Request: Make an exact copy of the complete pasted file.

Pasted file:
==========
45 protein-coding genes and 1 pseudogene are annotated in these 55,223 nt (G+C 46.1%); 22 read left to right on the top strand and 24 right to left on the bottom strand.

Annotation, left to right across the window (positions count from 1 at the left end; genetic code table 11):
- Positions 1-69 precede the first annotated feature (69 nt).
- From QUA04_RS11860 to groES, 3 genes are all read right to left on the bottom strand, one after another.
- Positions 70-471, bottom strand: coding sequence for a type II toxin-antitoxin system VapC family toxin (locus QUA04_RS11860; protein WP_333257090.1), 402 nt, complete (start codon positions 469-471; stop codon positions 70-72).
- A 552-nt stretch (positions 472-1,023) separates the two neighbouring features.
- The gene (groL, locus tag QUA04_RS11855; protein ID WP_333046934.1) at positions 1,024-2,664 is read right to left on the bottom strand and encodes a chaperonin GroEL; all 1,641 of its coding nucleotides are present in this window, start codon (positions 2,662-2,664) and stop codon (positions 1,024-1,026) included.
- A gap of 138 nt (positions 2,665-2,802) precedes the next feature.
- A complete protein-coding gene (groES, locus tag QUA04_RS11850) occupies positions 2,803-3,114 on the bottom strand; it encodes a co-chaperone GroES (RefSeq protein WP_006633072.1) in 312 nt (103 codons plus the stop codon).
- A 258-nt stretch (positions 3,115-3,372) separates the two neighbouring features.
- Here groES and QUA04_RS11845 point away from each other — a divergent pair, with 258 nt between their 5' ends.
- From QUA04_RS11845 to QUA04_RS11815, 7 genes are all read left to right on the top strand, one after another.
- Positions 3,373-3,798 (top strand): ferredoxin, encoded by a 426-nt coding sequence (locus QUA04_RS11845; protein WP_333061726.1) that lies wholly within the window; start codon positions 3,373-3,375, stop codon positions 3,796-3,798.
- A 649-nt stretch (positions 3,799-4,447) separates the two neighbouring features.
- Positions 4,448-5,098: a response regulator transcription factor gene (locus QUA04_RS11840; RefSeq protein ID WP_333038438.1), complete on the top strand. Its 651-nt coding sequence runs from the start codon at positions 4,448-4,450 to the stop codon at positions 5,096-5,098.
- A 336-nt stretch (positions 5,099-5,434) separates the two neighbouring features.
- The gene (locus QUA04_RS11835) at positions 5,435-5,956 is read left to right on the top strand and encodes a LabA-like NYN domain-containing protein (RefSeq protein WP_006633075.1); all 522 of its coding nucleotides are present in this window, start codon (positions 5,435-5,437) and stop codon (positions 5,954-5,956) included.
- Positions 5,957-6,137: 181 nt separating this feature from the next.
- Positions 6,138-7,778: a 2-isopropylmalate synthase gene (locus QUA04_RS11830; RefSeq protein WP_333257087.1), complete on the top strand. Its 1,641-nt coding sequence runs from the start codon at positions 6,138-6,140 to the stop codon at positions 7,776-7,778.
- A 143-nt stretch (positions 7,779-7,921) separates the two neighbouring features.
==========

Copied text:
45 protein-coding genes and 1 pseudogene are annotated in these 55,223 nt (G+C 46.1%); 22 read left to right on the top strand and 24 right to left on the bottom strand.

Annotation, left to right across the window (positions count from 1 at the left end; genetic code table 11):
- Positions 1-69 precede the first annotated feature (69 nt).
- From QUA04_RS11860 to groES, 3 genes are all read right to left on the bottom strand, one after another.
- Positions 70-471, bottom strand: coding sequence for a type II toxin-antitoxin system VapC family toxin (locus QUA04_RS11860; protein WP_333257090.1), 402 nt, complete (start codon positions 469-471; stop codon positions 70-72).
- A 552-nt stretch (positions 472-1,023) separates the two neighbouring features.
- The gene (groL, locus tag QUA04_RS11855; protein ID WP_333046934.1) at positions 1,024-2,664 is read right to left on the bottom strand and encodes a chaperonin GroEL; all 1,641 of its coding nucleotides are present in this window, start codon (positions 2,662-2,664) and stop codon (positions 1,024-1,026) included.
- A gap of 138 nt (positions 2,665-2,802) precedes the next feature.
- A complete protein-coding gene (groES, locus tag QUA04_RS11850) occupies positions 2,803-3,114 on the bottom strand; it encodes a co-chaperone GroES (RefSeq protein WP_006633072.1) in 312 nt (103 codons plus the stop codon).
- A 258-nt stretch (positions 3,115-3,372) separates the two neighbouring features.
- Here groES and QUA04_RS11845 point away from each other — a divergent pair, with 258 nt between their 5' ends.
- From QUA04_RS11845 to QUA04_RS11815, 7 genes are all read left to right on the top strand, one after another.
- Positions 3,373-3,798 (top strand): ferredoxin, encoded by a 426-nt coding sequence (locus QUA04_RS11845; protein WP_333061726.1) that lies wholly within the window; start codon positions 3,373-3,375, stop codon positions 3,796-3,798.
- A 649-nt stretch (positions 3,799-4,447) separates the two neighbouring features.
- Positions 4,448-5,098: a response regulator transcription factor gene (locus QUA04_RS11840; RefSeq protein ID WP_333038438.1), complete on the top strand. Its 651-nt coding sequence runs from the start codon at positions 4,448-4,450 to the stop codon at positions 5,096-5,098.
- A 336-nt stretch (positions 5,099-5,434) separates the two neighbouring features.
- The gene (locus QUA04_RS11835) at positions 5,435-5,956 is read left to right on the top strand and encodes a LabA-like NYN domain-containing protein (RefSeq protein WP_006633075.1); all 522 of its coding nucleotides are present in this window, start codon (positions 5,435-5,437) and stop codon (positions 5,954-5,956) included.
- Positions 5,957-6,137: 181 nt separating this feature from the next.
- Positions 6,138-7,778: a 2-isopropylmalate synthase gene (locus QUA04_RS11830; RefSeq protein WP_333257087.1), complete on the top strand. Its 1,641-nt coding sequence runs from the start codon at positions 6,138-6,140 to the stop codon at positions 7,776-7,778.
- A 143-nt stretch (positions 7,779-7,921) separates the two neighbouring features.